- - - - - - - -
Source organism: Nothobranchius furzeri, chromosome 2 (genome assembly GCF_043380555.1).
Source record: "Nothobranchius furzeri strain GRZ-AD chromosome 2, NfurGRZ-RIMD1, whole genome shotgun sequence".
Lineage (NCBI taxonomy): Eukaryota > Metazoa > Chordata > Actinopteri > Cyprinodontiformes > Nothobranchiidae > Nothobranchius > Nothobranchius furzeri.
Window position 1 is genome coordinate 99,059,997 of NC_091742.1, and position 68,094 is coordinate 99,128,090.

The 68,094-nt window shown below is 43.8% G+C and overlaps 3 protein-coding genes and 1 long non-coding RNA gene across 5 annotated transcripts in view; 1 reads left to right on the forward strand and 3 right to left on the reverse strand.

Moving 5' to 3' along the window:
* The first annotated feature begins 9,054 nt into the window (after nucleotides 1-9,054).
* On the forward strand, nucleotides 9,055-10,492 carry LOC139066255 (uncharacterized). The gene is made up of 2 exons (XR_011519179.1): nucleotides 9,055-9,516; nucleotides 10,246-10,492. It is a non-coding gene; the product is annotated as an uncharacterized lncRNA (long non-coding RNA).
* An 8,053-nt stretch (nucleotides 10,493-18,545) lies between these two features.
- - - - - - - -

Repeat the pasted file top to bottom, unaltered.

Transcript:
Source organism: Nothobranchius furzeri, chromosome 2 (genome assembly GCF_043380555.1).
Source record: "Nothobranchius furzeri strain GRZ-AD chromosome 2, NfurGRZ-RIMD1, whole genome shotgun sequence".
Lineage (NCBI taxonomy): Eukaryota > Metazoa > Chordata > Actinopteri > Cyprinodontiformes > Nothobranchiidae > Nothobranchius > Nothobranchius furzeri.
Window position 1 is genome coordinate 99,059,997 of NC_091742.1, and position 68,094 is coordinate 99,128,090.

The 68,094-nt window shown below is 43.8% G+C and overlaps 3 protein-coding genes and 1 long non-coding RNA gene across 5 annotated transcripts in view; 1 reads left to right on the forward strand and 3 right to left on the reverse strand.

Moving 5' to 3' along the window:
* The first annotated feature begins 9,054 nt into the window (after nucleotides 1-9,054).
* On the forward strand, nucleotides 9,055-10,492 carry LOC139066255 (uncharacterized). The gene is made up of 2 exons (XR_011519179.1): nucleotides 9,055-9,516; nucleotides 10,246-10,492. It is a non-coding gene; the product is annotated as an uncharacterized lncRNA (long non-coding RNA).
* An 8,053-nt stretch (nucleotides 10,493-18,545) lies between these two features.